Daniel came to me the other day and lifting his t-shirt pointed to a circular, pale, silvery scar on his belly just below his old gastrostomy scar.
“What is this?”, he asks me.
“It’s an old scar from when you were in the NICU, when you were a tiny baby.”
“But what is it from?“, he presses.
“From a transcutaneous monitor. It was used to measure the oxygen and carbon dioxide in your body so the doctor could adjust the machine helping you breathe when you were very tiny and wasn’t big enough or strong enough to breathe on your own. Your skin was very sensitive so they had to move the probe around often or it would leave a mark that was shaped like a circle. That is a mark left behind by the monitor.”
He thoughtfully traces the silvery circle-shaped scar on his belly. I can tell he is still wondering about it.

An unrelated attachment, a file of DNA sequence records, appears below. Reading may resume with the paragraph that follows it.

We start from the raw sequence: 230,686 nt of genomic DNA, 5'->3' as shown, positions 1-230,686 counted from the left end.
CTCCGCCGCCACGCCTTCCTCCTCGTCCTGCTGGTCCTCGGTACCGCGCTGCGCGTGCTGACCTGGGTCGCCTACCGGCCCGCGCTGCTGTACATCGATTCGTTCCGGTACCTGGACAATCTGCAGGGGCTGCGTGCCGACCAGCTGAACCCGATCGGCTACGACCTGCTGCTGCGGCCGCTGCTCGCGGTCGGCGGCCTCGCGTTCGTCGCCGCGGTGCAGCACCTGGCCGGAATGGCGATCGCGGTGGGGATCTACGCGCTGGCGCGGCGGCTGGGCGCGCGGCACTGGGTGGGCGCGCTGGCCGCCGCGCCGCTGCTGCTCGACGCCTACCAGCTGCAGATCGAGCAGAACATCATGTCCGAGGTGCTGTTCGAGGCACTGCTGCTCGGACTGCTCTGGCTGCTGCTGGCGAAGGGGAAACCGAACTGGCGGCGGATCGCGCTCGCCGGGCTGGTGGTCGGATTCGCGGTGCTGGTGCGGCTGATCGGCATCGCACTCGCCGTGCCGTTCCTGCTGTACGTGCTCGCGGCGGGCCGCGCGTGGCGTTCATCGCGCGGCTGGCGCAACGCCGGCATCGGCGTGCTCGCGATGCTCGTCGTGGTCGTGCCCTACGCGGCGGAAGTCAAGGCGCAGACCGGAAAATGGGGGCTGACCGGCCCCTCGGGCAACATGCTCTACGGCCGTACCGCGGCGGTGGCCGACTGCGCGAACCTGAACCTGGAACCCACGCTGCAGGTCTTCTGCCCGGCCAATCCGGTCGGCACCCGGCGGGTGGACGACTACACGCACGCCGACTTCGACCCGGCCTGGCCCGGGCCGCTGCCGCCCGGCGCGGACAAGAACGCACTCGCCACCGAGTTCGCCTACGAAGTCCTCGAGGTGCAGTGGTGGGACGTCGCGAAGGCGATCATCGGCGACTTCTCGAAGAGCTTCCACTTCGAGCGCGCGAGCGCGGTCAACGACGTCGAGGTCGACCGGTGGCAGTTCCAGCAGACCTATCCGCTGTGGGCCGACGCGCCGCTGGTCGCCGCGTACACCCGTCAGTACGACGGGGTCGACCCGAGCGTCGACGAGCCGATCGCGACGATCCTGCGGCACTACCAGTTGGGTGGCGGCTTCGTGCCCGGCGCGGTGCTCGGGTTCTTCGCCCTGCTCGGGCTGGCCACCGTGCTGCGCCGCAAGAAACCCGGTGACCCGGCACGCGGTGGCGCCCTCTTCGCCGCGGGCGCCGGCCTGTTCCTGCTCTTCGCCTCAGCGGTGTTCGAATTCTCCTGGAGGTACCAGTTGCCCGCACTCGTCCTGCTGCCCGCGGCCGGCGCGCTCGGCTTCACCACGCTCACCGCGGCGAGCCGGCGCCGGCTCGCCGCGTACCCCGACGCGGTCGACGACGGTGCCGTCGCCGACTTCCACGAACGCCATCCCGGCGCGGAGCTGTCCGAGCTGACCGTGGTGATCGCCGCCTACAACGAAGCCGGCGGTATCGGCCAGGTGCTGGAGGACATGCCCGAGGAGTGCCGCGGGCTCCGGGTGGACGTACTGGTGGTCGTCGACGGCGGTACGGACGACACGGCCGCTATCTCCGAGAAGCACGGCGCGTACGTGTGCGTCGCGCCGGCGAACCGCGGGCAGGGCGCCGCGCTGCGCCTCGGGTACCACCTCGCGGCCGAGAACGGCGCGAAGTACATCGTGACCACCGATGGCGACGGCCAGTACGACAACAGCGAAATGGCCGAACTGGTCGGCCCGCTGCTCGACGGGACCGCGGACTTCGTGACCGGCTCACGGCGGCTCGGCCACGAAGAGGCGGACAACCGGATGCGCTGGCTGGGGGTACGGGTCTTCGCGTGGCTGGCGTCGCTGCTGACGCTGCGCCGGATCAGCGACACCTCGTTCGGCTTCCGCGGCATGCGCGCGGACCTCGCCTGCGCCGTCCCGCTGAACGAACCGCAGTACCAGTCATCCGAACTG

“Do you want to see what it looked like on your body? I have a picture.”
So I pull out the little photo journal I have that documents his NICU life in pictures and in words.
He regards the picture, carefully tracing the TCM probe on his back just above the tiny diaper that he wore.
“Do I have a scar like that on my back too?”
“No. The one on your belly is the only one.”
He shrugs and then begins to read out loud the words I copied from the nurse who took that picture.
“I have a lot of scars, don’t I?”
“You do. Every single scar shows just how strong you are. How amazing you are. How wonderful you are. I love every single scar that is yours.”
He smiles and hugs me tight. “I kind of like my scars too!”
Out of suffering has emerged the strongest souls; the most massive of characters are seared with scars.